Living, Moving, Being…

I stayed for the benediction.

Not the later one, the one we would become known for, that we would tattoo on our arms and cross-stitch onto our children’s pillows. But the first one, the one with the words we played around in, much like Paul many centuries earlier, before Kyle began to venture off into his own poetry.

“Go now in the name of the one in whom we live and move and have our being.”

Many of us came from backgrounds that required us to think about God a lot. “Praying without ceasing,” (1 Thessalonians 5:17,) rather than being an admonition to remain connected to God was, instead, a challenge to see how many minutes in the day we could be consciously aware and engaging God’s presence. To do that required extensive mental and spiritual gymnastics, and the avoidance of just about everything that could be deemed “secular.” We burned the books and the cassettes that didn’t proclaim the gospel, or we at least tried to make the artists and authors say things they never intended on saying.

It was exhilarating for a season, but became exhausting.

And then this idea from Paul, to the Athenians on Mars Hill– God is not far from any of us. It is in God that we live and move and have our being. (Acts 17.)

What is interesting, and a key to the possibilities these words evoked in us, is that they weren’t even from Paul. They were originally mashup quotes from the Greek poets Aratus and Epimenides. In preaching the good news of Jesus, Paul had the entire Hebrew Bible at his disposal, but chose instead to use the words of pagans to display God’s reaching out to the people of the world. Which says something about what Paul and the early apostles felt about reading “secular” works of literature.

“In Him we live and move and have our being” gave us freedom we had not known before. The simple recognition that we lived and moved and had our being in God allowed us to live and move and have our being in a million different ways without fear of retribution, or the suspicion that we were slipping away from God.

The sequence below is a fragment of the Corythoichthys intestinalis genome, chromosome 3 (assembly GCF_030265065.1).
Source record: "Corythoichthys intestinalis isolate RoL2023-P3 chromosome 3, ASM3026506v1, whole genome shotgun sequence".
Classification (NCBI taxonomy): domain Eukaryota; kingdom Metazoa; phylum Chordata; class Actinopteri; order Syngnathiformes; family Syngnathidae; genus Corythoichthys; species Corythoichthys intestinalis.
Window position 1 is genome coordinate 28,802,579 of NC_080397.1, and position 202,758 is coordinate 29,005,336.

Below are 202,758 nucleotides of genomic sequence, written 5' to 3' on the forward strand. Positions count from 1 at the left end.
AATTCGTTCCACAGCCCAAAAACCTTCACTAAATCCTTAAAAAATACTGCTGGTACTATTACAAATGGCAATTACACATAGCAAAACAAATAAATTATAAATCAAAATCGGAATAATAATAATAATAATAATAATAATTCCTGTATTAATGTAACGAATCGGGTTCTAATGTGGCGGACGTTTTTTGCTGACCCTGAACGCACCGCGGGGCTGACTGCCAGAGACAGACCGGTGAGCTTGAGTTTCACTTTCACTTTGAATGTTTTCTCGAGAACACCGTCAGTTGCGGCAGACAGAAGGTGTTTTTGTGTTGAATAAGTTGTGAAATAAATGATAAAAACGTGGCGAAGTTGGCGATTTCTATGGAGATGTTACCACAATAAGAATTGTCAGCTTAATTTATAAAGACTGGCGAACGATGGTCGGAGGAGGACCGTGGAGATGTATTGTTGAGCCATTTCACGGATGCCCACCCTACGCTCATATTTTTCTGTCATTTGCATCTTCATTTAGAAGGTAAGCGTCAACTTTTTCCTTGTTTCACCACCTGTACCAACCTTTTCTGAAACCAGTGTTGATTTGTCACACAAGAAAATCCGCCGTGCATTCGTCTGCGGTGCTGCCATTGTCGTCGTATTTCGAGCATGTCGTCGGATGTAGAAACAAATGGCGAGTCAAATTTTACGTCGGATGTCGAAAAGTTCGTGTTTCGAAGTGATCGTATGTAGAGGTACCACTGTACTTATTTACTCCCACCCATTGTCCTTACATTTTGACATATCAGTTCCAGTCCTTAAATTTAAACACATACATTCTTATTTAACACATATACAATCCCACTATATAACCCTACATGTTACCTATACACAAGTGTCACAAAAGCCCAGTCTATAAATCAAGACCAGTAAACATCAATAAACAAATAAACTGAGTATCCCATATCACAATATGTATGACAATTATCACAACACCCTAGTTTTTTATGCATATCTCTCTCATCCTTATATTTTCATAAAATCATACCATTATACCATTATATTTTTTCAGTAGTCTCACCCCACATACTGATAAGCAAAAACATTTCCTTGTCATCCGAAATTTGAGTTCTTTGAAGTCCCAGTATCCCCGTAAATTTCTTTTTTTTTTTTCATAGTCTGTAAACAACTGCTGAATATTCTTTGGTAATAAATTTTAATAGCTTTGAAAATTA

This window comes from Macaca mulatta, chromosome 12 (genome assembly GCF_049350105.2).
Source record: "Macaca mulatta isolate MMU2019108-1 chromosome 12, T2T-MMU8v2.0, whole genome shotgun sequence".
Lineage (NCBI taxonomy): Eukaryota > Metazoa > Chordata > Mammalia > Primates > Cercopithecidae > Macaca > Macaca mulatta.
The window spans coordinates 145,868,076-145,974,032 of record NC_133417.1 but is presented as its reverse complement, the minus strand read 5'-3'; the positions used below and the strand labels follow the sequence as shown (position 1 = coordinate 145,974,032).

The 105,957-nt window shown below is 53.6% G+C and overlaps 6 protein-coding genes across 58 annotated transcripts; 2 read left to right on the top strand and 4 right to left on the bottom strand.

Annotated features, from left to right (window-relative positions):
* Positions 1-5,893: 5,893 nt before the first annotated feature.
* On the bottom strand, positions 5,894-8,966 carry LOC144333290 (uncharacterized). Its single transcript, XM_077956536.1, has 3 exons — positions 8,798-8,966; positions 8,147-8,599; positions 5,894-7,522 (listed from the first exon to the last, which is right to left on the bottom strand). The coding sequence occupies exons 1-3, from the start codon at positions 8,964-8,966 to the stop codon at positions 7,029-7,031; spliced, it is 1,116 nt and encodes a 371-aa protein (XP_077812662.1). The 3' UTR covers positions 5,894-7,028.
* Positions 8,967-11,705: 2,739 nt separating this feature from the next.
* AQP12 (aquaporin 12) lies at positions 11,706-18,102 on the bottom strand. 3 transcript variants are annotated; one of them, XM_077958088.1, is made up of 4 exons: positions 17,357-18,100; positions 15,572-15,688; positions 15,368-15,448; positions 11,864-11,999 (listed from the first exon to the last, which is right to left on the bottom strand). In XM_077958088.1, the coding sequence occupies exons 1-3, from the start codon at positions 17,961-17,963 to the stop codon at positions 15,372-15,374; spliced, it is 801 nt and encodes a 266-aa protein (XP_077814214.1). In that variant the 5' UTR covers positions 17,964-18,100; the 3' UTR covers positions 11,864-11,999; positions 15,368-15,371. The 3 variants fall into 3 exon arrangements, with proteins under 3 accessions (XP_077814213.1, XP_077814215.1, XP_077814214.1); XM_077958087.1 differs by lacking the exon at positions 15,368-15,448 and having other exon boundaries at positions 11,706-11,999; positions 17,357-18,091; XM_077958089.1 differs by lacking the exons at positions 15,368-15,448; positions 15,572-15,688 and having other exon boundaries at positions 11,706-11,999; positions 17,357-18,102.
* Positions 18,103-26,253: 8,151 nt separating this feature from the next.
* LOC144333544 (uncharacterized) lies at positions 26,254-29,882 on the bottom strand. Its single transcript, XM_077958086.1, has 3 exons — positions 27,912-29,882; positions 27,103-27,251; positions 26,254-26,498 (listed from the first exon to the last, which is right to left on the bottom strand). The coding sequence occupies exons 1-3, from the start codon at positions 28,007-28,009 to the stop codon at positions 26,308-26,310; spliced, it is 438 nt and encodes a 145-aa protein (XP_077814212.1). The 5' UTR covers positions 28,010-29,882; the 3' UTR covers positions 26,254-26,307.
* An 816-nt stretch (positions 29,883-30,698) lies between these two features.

We painted paintings and wrote poetry and sang songs about the every day goings on of our lives, and we didn’t always feel compelled to attribute these expressions of ourselves to God at every turn and every stroke of the pen. Occasionally we set up shop in the backside of the church and featured our artists and creative types. There were techno beats and coffeeshop singer-songwriters. We had “high art,” portraits and paintings that would eventually end up in galleries and museums, and someone once laid a piece of butcher paper on the ground, stepped in paint and walked across it over eggshells.

We knew we were God’s, and that in God we lived and moved and had our being. We talked about it some, but we were excited about the fact that this Truth could afford understatement.

We  read books we never would have touched before– Barbara Kingsolver, Dave Eggers and Jonathan Safran Foer were mainstays, though some of the more bright among us (not me) ventured into Tolstoy, Pynchon, Joyce and David Foster Wallace. We watched movies like Dogville and Donnie Darko, and before you knew it we were the assholes calling them “films” instead of movies. We would deal with our pretension later, when we came to terms with being the first hipsters on the scene, but for the moment we were experiencing the freedom of God to be ourselves.

One of the films we watched was The Big Kahuna, starring Danny Devito, Kevin Spacey and Peter Facinelli, who played three salesman of industrial strength lubricants (for large machines– geez,) at a convention in the midwest. Facinelli played an evangelical Christian who would rather have a conversation with a potential buyer about Jesus than the product he was in Topeka to sell. He acted in similar ways to Spacey’s character, a brusque, aggressive man who had been friends with Devito’s character for many years. In a powerful monologue toward the end of the film, Devito chastises Facinelli for being too eager to jump to Jesus in an exchange with a stranger…

“If you want to talk to somebody honestly, as a human being, ask him about his kids. Find out what his dreams are – just to find out, for no other reason. Because as soon as you lay your hands on a conversation to steer it, it’s not a conversation anymore, it’s a pitch. And you’re not a human being, you’re a marketing rep.”

We had grown weary of being pitch-people of Jesus, and wanted to be honest. We found that honesty in the One in whom we lived and moved and had our being. It was also in that One that we found each other.

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